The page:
Air-Cooled Mutant: 1980 Porsche 911 SC

While I’ve never been a fan of 911s that are converted to look like later models, this 1980 911 SC is doing a solid job at imitating a later-production widebody. Said to have been converted to a high level of fit and finish, the seller also says it is turnkey reliable, ready to drive anywhere. Find it here on eBay with a $35,000 Buy-It-Now.

Now, I have to admit, the conversion did a good job of fooling me. The widebody fenders coupled with the Cup-style alloy wheels are a great combination, as is the light blue paint with the navy top. The remains of the 1980 SC Targa are difficult to spot given all of the efforts made to hide the 911’s original form, but it’s harder to discern whether in the current market an unmolested SC Targa would be worth more.

Inside, the look is classic 911, which remained largely consistent from one year to the next. I suspect that’s what made these conversions so popular was due to the lack of change that occurred to the basic 911 recipe over the years. The seller claims the original leather bucket seats have been preserved by skeepskin seat covers and that the stereo system has been designed to allow for comfortable listening even with the top down.

The 3.2L mill and transmission have both been professionally rebuilt and have less than 20,000 miles on them. In addition, the seller has recently had a brand-new RennAire A/C system installed to the tune of $9K. Overall, it would appear some serious money has been spent on this converted 911, but I still question whether it will ever appreciate further or always be considered simply a modified car that’s fun to drive. I’m torn on this one: I love the original SC, but this looks like heaps of fun, too.

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  1. Howard A

    Fantastic cars, however, and ugly is such a harsh word. Let’s say, to me, these are about the most unappealing looking cars made. How can someone say a 1960 Rambler American is ugly, and like this?

    • KawiVulc

      Well… now that you mention it. Not tremendously, stomach-churningly but, yes, there is a bit of the ug about these… HS girlfriend once said, quote, “Old cars are ugly.” I liked her anyway and came to realize that automotive beauty is often indeed in the eye of the beholder.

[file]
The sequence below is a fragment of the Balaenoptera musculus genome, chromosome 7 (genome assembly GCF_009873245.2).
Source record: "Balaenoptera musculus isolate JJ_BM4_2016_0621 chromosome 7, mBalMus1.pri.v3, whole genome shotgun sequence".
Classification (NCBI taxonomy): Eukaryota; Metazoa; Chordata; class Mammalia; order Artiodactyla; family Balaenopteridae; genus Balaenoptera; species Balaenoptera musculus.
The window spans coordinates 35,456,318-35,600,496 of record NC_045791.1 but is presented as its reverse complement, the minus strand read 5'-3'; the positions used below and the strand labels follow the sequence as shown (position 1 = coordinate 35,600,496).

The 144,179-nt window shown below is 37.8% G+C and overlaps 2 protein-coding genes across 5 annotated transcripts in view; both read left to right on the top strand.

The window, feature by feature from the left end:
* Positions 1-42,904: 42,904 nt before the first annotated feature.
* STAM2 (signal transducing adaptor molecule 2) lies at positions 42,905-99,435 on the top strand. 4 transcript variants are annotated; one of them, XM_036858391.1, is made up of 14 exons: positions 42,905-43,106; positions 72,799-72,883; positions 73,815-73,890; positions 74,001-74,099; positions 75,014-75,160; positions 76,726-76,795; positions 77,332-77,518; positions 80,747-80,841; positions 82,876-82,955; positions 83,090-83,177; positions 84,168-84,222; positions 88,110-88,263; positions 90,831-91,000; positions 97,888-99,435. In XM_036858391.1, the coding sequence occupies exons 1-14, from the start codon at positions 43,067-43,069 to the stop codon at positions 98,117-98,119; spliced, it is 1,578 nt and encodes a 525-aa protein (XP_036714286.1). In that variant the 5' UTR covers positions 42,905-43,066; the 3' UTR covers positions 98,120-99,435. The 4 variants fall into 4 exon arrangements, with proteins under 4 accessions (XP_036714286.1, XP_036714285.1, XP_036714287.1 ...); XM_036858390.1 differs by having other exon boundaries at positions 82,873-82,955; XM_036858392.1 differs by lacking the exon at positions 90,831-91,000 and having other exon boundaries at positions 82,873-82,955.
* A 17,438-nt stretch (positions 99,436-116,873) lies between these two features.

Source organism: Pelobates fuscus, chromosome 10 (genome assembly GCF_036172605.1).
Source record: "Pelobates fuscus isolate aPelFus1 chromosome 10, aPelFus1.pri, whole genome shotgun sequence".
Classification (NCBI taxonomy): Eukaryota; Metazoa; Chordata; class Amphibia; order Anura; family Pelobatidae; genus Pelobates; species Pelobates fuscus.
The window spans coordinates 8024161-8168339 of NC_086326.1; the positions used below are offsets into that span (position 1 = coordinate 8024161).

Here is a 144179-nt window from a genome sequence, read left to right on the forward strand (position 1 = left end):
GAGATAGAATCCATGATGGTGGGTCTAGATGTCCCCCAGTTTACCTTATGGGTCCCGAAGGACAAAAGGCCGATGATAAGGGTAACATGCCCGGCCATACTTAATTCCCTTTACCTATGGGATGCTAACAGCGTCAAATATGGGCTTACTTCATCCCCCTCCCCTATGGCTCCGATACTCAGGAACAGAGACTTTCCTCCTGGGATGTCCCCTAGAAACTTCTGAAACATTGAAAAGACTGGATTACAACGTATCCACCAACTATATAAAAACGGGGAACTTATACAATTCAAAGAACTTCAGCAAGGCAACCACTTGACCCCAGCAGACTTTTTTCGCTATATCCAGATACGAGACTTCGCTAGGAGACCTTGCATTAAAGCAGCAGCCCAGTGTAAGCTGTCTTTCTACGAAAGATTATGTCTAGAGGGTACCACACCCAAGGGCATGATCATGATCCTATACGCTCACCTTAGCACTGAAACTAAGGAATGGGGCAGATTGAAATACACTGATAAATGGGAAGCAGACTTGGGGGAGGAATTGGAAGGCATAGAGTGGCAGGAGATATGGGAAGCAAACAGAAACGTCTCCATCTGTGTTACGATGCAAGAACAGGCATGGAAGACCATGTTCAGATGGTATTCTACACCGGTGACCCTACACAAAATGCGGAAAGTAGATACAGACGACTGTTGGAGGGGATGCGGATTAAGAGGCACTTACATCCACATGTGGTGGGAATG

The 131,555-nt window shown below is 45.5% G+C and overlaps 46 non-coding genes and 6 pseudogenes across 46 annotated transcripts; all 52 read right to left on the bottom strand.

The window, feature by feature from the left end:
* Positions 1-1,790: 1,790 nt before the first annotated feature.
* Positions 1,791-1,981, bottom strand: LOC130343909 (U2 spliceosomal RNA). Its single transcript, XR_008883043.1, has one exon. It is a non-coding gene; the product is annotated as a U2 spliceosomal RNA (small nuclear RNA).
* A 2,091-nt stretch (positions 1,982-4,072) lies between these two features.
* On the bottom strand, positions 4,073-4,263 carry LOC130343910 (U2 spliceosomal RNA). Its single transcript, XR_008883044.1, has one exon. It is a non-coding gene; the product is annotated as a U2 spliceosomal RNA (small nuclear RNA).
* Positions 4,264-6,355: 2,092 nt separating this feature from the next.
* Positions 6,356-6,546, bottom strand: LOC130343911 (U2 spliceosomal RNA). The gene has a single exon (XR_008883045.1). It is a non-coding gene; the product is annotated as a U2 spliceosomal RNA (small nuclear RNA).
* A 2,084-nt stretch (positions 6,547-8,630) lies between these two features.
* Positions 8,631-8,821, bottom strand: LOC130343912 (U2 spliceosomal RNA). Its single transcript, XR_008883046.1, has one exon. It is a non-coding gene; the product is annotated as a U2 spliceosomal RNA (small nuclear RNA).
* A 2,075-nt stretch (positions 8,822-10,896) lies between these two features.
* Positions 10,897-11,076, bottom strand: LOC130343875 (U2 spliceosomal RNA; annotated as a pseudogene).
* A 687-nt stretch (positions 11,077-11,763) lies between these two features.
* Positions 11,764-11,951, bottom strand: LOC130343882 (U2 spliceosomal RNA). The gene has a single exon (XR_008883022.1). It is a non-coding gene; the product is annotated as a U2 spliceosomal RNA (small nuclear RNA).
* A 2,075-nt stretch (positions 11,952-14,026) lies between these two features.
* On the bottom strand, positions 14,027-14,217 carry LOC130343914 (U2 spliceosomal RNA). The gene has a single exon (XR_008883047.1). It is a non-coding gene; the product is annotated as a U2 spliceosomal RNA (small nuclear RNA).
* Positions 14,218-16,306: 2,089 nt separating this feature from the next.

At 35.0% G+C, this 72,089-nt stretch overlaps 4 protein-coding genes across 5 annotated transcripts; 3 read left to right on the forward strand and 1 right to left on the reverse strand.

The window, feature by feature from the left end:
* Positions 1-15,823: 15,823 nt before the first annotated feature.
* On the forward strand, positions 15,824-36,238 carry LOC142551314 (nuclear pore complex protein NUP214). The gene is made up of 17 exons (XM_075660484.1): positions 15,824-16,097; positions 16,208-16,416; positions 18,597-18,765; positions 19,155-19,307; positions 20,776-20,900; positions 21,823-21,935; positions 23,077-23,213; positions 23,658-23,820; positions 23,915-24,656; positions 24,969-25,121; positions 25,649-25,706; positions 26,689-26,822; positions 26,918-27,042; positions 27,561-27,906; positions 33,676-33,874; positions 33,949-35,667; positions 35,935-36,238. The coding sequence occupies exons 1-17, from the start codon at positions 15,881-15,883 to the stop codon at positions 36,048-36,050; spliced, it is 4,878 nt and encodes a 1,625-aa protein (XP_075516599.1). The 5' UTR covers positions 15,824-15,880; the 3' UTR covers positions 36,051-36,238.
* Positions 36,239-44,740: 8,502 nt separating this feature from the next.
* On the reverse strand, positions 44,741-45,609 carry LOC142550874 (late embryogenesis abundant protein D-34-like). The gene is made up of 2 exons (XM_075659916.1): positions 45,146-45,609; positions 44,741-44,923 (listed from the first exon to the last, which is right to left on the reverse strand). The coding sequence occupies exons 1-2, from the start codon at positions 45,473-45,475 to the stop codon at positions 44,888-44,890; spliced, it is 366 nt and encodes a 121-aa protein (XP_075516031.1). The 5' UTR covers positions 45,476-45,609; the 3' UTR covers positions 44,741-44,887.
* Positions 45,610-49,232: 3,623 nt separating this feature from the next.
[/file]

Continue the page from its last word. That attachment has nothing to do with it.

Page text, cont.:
• MikeG

      Wow, you’d have to admit that you’re a member of a very special minority as far as your opinion. What do you then consider attractive as far as automotive design?

      • Howard A

        Anything British or 50’s and 60’s US cars. I know I may be on thin ice with those views, and I rarely call something ugly, like saying someones daughter is ugly, it’s going to ruffle some feathers, and I think the fact that it goes 100 mph in 3rd gear, will make some overlook it’s unpleasing ( to me) styling. It’s no ’63 Riviera.

      • Cary A Gay

        I couldn’t sworn that Porsche didn’t come out with a 911 convertible until 1983.

    • UK Paul 🇬🇧

      Each to their own … the 911, and this style is probably my favorite car of all time.

  2. Steve R

    Would anyone have done these modifications to a 911 with a pristine body?

    Steve R

    • UK Paul 🇬🇧

      Yes, lots of perfect ones were converted. It was a trend in ‘89 onwards to convert to 964.

  3. hhaleblian


  4. Dean

    Well, it’s not a “Miami Vice’d” slantnose..that should count for something. I do like the color and it being cabriolet, but most of the Porsche’aholes (or is it Porsche’aphiles)would turn up their noses at that

  5. Eric

    I hate these conversion updates on the 911’s. What was wrong with the original styling? I purchased a ’71 911 before the air cooled boom and it was updated to look like a 74-89 model, I couldn’t convert it back quick enough. The 964 is my least favorite of the 911’s, even more than the 996’s.

  6. Scott Tait🏴󠁧󠁢󠁳󠁣󠁴󠁿

    Personally i like it , my brother in law had an original 911SC targa


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